Die Bodenkultur - Journal for Land Management, Food and Environment


The use of lupins in poultry diets


The effect of sweet lupins, particularly the variety Amiga, in rations for laying hens and broilers was tested.

The effect of the addition of lupins to a layer diet on laying performance, egg composition, egg quality, organoleptic characteristics of the eggs and on the composition of the faeces was the subject of the first experiment. 1000 layers each (around two years of age and in their third laying period) were kept in batteries and separated in a control (group 1) and an experimental group (group 2).

The experiment lasted for two months. The ration of the control group was a commercial all mash layer diet. The diet of the experimental group was formulated by replacing apart of the soybean meal and wheat in the ration by 10 % lupins.

Due to the significantly higher laying performance of group 2 feed efficiency of group 1 (2.60 kg/kg eggmass) was higher (+0.16 kg/kg eggmass). The percentage of broken eggs was significantly higher and egg shell stability was significantly lower in group 1. There were no significant differences between the eggs of the two groups in organoleptic tests. In the second experiment, the effects of 6, 12 and 18 % lupins in an all mash broiler diet on the fattening performance and carcass characteristics as well as on the meat and fat quality were evaluated. Each of the four groups consisted of five pens (= five replicates) with 65 chickens in each pen. The chickens were kept on deep litter in a controlled climate. The experiment extended over aperiod of 43 days. No significant differences were found regarding fattening performance, percent of fat and percent of valuable carcass parts.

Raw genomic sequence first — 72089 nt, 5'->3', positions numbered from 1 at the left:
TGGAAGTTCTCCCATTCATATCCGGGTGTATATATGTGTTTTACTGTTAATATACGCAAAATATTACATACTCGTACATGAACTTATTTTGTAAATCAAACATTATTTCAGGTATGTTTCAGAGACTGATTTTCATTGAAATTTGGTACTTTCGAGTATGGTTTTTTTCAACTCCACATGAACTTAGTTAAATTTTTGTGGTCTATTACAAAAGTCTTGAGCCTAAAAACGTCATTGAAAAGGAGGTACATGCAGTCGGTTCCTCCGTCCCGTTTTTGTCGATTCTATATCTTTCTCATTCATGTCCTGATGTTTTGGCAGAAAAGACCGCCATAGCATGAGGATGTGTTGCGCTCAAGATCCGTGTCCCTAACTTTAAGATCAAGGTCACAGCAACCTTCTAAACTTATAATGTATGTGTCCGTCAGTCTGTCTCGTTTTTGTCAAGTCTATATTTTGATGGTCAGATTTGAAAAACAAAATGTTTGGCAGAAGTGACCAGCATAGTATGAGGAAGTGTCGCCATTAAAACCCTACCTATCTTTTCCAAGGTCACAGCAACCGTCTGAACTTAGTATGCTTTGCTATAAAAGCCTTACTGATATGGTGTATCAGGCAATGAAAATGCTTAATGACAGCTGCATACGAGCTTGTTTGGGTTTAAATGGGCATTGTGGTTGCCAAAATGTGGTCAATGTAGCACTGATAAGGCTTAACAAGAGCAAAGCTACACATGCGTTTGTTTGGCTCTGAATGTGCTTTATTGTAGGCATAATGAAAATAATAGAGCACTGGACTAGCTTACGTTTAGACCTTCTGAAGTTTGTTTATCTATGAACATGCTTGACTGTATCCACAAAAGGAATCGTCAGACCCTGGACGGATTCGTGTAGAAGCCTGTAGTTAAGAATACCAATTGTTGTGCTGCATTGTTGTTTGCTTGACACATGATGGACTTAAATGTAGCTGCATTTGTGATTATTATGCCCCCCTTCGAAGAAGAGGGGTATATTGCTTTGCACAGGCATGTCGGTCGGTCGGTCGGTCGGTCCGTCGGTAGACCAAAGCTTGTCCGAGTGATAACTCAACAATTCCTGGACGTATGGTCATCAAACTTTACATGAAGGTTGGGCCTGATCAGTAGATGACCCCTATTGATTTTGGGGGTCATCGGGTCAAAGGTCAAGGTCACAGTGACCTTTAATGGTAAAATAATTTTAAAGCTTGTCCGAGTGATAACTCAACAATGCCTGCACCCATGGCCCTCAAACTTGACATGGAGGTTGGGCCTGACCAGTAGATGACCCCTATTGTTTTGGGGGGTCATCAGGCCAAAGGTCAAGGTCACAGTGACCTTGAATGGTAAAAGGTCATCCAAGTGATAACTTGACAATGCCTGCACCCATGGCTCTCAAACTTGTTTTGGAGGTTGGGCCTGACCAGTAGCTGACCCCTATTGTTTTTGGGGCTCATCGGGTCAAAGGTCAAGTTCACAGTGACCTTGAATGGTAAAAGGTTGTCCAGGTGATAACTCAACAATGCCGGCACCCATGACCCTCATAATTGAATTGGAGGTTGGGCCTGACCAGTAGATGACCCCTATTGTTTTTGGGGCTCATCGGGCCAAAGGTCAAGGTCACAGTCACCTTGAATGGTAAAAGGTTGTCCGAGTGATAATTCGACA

Key-words: laying hens, broilers, lupins, egg quality.